words by tom johnson
If ever an album laid itself out for all to see on through its very first words, then Sun Riah’s astonishing “Sitting with Sounds and Listening for Ghosts” is it. Streaming in full for you below from today, it’s a spellbinding and crushingly personal ode to people and places and the weight we carry with us from living in and around such things. Opening with ‘Grandma’s Room’, perhaps the record’s most poignant track, the song, and album as a whole, will cut incredibly deep with anyone who has suffered the loss of a family member; grandparent or otherwise.
“When I grow up I want to be an old lady with lots of buttons. I want to solve problems with needle and thread. When I grow up I want to find your face in mine…” M. Bailey Stephenson sings with a tenderness and raw honesty that prickles the senses, even as we write this now, even though we know these words already.
“The album centers around the house where my grandmother was born in 1926 and lived until she died in 2015,” Stephenson says of her incredible record, which is released fully tomorrow, via the Keeled Scales label. “I wish I could say that (we) had an easy relationship, but that wouldn’t be true. I admired her, and I loved her deeply. I also am unwaveringly grateful to her because she and my grandpa took care of me when no one else would or could, but we didn’t always get along.”
Drifting between personal anecdotes (“The Middle Room” is the original foundation of the house, and the room in which Stephenson’s Grandmother was born, for example) and far more universal themes of love, and loss, and longing, and the sheer scope of the weird little things that become our life and our own story. Such, often overwhelming, themes coupled with the care and quality of the work itself results in one of 2017’s most striking albums; a record of such warmth and wonder and powerful sincerity that’ll it’ll leave you exploring and questioning the fabric of your own existence – and we say that with as little hyperbole as possible.
Stream the album in full below right now; here are a few more words from Sun Riah about how the whole thing came together:
After my grandparents were both gone, I watched the house change with loneliness and lack of care. I went into the house almost a year after her death. There were still dishes in the sink. Her walker was rusted on the front steps. Her toothbrush hung in the bathroom. She was all around me in ways, but the sounds of her living were gone. I did the dishes, and then I sat in her room and began to imagine the life of the house in song, in sound. I started with journaling, just writing down memories, moments that we shared, sounds that I remembered as a child, and sounds that I imagined once lived in the house but that I personally never knew.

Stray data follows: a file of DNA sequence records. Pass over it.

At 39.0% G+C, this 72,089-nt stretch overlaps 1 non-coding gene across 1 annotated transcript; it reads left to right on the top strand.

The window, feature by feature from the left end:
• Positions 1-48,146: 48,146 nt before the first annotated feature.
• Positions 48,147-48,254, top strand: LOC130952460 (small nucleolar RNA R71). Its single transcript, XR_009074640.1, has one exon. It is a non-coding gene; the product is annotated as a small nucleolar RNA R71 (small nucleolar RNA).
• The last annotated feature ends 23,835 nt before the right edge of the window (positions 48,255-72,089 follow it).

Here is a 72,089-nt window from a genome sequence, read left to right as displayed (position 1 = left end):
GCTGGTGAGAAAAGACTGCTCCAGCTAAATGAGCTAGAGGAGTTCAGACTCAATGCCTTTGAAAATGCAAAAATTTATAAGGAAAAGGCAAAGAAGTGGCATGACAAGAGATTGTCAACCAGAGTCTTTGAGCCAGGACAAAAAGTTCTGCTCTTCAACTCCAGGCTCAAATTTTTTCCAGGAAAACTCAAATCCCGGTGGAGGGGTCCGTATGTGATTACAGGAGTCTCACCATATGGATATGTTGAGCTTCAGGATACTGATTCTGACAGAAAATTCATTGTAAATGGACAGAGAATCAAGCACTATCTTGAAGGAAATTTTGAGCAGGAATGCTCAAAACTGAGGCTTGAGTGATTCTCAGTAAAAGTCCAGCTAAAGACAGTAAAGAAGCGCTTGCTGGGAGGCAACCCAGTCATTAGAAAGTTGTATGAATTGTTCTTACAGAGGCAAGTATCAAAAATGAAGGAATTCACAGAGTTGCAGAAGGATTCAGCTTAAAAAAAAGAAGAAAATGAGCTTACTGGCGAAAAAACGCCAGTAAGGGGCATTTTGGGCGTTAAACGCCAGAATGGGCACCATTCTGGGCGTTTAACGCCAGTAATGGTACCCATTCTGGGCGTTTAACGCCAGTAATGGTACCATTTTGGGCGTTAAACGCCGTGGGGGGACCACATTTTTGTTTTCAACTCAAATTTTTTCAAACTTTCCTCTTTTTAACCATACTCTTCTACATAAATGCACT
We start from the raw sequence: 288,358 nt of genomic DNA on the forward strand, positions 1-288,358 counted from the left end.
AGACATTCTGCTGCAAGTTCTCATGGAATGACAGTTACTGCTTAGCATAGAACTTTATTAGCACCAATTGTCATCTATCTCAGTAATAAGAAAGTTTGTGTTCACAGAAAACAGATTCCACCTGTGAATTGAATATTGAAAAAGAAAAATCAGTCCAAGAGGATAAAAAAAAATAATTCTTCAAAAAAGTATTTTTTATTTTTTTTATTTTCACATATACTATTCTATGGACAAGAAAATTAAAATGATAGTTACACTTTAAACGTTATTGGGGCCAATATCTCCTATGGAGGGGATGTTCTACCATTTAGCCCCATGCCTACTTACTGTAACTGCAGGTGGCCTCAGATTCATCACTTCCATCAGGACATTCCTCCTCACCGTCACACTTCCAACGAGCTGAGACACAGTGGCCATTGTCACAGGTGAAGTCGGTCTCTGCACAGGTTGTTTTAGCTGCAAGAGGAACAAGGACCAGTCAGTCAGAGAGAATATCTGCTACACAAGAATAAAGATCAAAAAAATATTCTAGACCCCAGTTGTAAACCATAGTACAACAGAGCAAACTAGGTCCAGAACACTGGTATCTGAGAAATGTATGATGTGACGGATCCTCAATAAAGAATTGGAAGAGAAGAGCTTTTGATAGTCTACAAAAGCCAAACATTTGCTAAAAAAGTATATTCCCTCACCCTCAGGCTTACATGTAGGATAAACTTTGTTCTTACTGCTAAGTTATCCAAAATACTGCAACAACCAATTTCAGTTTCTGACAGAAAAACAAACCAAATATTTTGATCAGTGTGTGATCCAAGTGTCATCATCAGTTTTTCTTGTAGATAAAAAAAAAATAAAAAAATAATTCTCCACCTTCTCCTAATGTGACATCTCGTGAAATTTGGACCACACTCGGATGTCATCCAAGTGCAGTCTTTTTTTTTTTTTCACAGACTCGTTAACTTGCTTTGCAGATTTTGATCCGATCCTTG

Eventually, I turned to my harp. I sat at my harp with my journal perched on my music stand, and I found in my journal that months before I had musically notated my grandmother’s name. There is an old musical practice in which composers encoded words into their works by attaching alphabet letters to musical note names. I had employed some variation of this in my journal. I sat at my harp, and I played my grandmother’s name: R A C H E L.
Her name encoded in song is the basis of the album. Her name is the beginning harp melody of the first track on the album, “Grandma’s Room and Trains in the Distance.” It shows up again in various ways throughout different tracks, and it is the final musical phrase of the album. My grandfather’s name is hidden in the album too. Once I found the melody, I played my grandmother’s name again and again, and then the words spilled. The album fell out of me, it soothed me, it took me back to her, to her house.
“Sitting with Sounds and Listening for Ghosts” is released tomorrow, via Keeled Scales